A Very Funny Thing
Human slavery is right up there with the Holocaust and child leukemia when it comes to big laughs. Why, then, the stupendous success of A Funny Thing Happened on the Way to the Forum, one of theater's most frequently produced musicals? The play—a sexist, jingoistic paean to cheating that throws in a little gratuitous mockery of eunuchs—should produce picketers rather than sold-out houses.
You could argue that the show's politically incorrect excesses should be forgiven because it's a satire. But it's no satire. It's a farce that uses ridicule in the service of ridicule rather than to deflate or to make a point.
Nor is the play's source material derived from one of the great satirists of antiquity; its author was the Don Rickles of his day, the Roman playwright Titus Maccius Plautus, circa a couple of centuries before the current era. In the milieu of Forum, slaves are always slaves, whores are always whores, and pretty girls are always airheads.
No, there's only one valid explanation for Forum's continued success, one amply demonstrated by Saddleback Civic Light Opera's ongoing production: it's very funny. And that is one defense that never seems to rest.
It's funny not because the characters are slaves or sexist; it's funny because the people who created it knew from funny. The dialogue and jokes were written by two products of the fertile world of 1950s TV comedy writing: Burt Shevelove and Larry Gelbart, the latter of whom would later create the finest TV comedy ever, M*A*S*H. Stephen Sondheim, the only legitimate musical genius Broadway has ever produced, wrote the music and lyrics. Sondheim would go on to write far more intricate, sophisticated music for the stage, but most of those shows bombed. In Forum he kept things relatively simple and was rewarded with his greatest commercial success.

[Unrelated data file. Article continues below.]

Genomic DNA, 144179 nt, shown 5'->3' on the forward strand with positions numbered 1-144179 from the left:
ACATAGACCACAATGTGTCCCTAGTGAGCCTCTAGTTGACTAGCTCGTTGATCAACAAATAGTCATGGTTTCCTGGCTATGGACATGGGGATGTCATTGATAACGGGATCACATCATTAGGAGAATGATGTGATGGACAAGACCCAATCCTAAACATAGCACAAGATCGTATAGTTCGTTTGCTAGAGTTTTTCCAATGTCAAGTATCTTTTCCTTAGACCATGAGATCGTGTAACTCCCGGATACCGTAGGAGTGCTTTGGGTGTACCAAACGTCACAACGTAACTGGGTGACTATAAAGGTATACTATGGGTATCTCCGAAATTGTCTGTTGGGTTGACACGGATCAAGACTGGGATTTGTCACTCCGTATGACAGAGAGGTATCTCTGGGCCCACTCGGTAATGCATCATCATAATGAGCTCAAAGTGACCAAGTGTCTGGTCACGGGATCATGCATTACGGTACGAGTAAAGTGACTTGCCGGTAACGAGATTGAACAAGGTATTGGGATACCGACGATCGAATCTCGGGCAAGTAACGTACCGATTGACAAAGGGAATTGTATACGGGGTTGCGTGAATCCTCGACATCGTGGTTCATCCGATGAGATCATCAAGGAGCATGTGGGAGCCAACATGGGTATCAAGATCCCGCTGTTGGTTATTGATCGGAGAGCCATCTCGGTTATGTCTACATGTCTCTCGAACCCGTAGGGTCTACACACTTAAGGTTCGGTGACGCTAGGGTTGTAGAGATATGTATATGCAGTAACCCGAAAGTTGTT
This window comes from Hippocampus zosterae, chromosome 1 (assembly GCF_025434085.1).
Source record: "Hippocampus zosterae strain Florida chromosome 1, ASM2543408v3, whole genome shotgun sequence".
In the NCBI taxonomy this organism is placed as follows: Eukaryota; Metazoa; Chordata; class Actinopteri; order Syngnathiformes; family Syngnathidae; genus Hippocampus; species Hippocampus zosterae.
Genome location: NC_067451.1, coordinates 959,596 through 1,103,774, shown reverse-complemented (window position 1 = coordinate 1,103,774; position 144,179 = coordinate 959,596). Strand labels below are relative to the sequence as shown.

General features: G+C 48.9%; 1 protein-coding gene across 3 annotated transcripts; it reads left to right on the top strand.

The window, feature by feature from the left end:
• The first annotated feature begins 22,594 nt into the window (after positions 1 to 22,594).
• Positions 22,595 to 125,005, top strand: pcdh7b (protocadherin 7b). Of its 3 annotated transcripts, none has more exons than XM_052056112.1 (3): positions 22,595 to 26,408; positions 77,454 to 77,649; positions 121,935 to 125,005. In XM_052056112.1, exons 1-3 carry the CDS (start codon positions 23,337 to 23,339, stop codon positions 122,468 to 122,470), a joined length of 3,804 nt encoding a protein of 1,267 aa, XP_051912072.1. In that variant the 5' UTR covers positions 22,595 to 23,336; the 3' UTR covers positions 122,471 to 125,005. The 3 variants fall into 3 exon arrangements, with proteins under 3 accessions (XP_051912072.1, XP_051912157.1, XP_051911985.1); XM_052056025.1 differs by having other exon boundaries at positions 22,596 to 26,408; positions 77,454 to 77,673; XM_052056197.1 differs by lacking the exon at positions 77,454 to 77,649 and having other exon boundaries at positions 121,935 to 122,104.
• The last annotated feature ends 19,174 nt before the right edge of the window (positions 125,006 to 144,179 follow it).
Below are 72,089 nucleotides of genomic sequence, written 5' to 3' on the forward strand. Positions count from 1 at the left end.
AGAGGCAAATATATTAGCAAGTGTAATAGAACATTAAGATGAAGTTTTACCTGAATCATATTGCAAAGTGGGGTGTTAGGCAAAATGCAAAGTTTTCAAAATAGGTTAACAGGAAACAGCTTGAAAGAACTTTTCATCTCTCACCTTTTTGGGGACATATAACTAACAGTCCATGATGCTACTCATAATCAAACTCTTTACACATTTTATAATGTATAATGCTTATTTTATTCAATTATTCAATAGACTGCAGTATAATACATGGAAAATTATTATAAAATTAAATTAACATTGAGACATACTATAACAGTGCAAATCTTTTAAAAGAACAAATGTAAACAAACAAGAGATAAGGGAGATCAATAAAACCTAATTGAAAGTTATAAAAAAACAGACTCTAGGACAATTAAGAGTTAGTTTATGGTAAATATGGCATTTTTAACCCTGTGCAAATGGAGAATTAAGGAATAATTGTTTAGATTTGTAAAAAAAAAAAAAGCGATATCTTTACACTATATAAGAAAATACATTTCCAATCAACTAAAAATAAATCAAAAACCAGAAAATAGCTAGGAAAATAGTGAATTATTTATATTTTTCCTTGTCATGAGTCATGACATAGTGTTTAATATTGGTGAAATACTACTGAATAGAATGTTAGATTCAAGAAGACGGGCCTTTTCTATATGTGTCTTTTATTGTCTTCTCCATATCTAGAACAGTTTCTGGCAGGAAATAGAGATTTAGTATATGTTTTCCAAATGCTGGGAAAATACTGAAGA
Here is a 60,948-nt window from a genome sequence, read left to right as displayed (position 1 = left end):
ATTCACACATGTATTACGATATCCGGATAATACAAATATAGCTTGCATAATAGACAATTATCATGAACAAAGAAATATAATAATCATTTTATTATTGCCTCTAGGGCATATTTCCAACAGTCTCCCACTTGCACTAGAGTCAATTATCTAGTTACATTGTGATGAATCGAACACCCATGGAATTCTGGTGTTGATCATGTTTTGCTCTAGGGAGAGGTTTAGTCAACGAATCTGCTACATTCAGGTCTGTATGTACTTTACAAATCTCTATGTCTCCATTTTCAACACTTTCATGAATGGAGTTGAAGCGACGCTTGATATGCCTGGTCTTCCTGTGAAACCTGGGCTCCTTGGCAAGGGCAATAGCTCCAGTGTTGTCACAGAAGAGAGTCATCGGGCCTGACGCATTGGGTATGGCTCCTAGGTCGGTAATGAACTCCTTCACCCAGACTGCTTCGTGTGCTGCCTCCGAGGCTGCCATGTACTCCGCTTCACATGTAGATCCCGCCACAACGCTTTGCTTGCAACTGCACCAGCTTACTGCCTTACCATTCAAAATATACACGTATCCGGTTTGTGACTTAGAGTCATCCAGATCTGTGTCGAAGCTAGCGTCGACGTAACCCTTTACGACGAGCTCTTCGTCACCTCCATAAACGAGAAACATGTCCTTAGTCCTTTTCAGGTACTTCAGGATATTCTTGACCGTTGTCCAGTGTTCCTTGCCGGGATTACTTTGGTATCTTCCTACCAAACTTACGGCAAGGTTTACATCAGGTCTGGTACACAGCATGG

All in all, a rather impressive pedigree. But it doesn't mean much if the onstage talent can't match the script's manic energy and freewheeling spirit. This Sheryl Donchey-directed production gets enough of that right to make for an entertaining experience. While the physical comedy of this production seems a bit flaccid, Donchey hits the coarse, blue comedy right on its titillating T's and A's. The most notable example comes in the bawdy tune "The House of Marcus Lycus," in which a procession of six young, lithe—and if we may be so old-school—babelicious actresses slink, writhe, pelvic thrust and vamp their way through the number.
The key speaking role, of course, is Pseudolus (John Massey Jr.), the freedom-yearning slave who attempts to secure a newly arrived courtesan for his master, Hero (Robert Allen). The problem is that he has already been purchased by the military hero, Miles Gloriosus (a very effective Steve de Forest), who, when not admiring his own valor and beauty, charms everyone within earshot with his exploits of raping, pillaging and slaughtering.
Pseudolus is both narrator and protagonist, one of the best roles in the musical-theater canon. Massey is likable and cunning but needs more comic bits to lend his character a more vaudevillian air. One standout among the ensemble is Mindy Cowan's sweet-voiced Philia. She has a beautiful voice but deserves even more accolades for her ability to pull off the dumb blonde role by never once calling attention to herself. When people say comedy is funniest when played straight, this is what they mean.
A Funny Thing Happened on the Way to the Forum at Saddleback College's McKinney Theatre, 28000 Marguerite Pkwy., Mission Viejo, (949) 582-4656. Wed.-Fri., 8 p.m.; Sat., 3 & 8 p.m.; Sun., 3 p.m. Through Aug. 14. $20-$22.
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